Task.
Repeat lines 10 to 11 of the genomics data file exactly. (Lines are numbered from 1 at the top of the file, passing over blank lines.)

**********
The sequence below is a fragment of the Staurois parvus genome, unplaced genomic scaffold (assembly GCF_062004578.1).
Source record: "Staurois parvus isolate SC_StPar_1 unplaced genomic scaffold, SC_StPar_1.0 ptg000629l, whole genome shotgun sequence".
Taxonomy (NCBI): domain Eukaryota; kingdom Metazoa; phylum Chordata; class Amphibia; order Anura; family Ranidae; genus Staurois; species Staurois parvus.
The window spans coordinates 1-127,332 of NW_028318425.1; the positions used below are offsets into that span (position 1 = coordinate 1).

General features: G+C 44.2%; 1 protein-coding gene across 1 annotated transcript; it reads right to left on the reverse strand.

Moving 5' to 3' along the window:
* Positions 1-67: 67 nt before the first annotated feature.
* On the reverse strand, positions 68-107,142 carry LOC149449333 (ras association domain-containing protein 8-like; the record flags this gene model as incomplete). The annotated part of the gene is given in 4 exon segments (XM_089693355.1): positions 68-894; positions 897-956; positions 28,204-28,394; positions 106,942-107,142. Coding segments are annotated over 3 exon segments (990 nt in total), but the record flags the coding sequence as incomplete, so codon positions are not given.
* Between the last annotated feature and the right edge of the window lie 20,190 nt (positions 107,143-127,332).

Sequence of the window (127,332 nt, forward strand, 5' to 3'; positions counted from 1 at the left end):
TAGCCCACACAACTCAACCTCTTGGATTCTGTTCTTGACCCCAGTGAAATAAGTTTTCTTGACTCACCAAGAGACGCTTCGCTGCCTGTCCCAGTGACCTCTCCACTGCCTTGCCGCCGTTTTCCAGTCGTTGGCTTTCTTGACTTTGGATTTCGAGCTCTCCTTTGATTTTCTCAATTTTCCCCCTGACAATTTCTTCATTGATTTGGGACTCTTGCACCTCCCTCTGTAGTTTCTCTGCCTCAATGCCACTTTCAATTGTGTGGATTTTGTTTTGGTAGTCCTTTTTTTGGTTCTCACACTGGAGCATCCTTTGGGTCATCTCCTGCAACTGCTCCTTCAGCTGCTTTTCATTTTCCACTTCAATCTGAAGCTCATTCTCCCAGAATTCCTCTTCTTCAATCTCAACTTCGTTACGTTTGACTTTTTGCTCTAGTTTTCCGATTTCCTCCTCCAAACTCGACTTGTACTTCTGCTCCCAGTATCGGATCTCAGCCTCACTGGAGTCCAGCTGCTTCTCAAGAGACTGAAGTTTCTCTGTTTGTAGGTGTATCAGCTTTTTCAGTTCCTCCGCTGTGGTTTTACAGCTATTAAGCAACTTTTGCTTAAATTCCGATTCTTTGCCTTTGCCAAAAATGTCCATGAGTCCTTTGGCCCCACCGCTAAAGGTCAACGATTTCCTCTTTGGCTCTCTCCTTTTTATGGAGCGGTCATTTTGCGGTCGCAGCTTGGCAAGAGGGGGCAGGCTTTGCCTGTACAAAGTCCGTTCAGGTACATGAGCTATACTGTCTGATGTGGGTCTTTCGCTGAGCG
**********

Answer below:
Sequence of the window (127,332 nt, forward strand, 5' to 3'; positions counted from 1 at the left end):
TAGCCCACACAACTCAACCTCTTGGATTCTGTTCTTGACCCCAGTGAAATAAGTTTTCTTGACTCACCAAGAGACGCTTCGCTGCCTGTCCCAGTGACCTCTCCACTGCCTTGCCGCCGTTTTCCAGTCGTTGGCTTTCTTGACTTTGGATTTCGAGCTCTCCTTTGATTTTCTCAATTTTCCCCCTGACAATTTCTTCATTGATTTGGGACTCTTGCACCTCCCTCTGTAGTTTCTCTGCCTCAATGCCACTTTCAATTGTGTGGATTTTGTTTTGGTAGTCCTTTTTTTGGTTCTCACACTGGAGCATCCTTTGGGTCATCTCCTGCAACTGCTCCTTCAGCTGCTTTTCATTTTCCACTTCAATCTGAAGCTCATTCTCCCAGAATTCCTCTTCTTCAATCTCAACTTCGTTACGTTTGACTTTTTGCTCTAGTTTTCCGATTTCCTCCTCCAAACTCGACTTGTACTTCTGCTCCCAGTATCGGATCTCAGCCTCACTGGAGTCCAGCTGCTTCTCAAGAGACTGAAGTTTCTCTGTTTGTAGGTGTATCAGCTTTTTCAGTTCCTCCGCTGTGGTTTTACAGCTATTAAGCAACTTTTGCTTAAATTCCGATTCTTTGCCTTTGCCAAAAATGTCCATGAGTCCTTTGGCCCCACCGCTAAAGGTCAACGATTTCCTCTTTGGCTCTCTCCTTTTTATGGAGCGGTCATTTTGCGGTCGCAGCTTGGCAAGAGGGGGCAGGCTTTGCCTGTACAAAGTCCGTTCAGGTACATGAGCTATACTGTCTGATGTGGGTCTTTCGCTGAGCG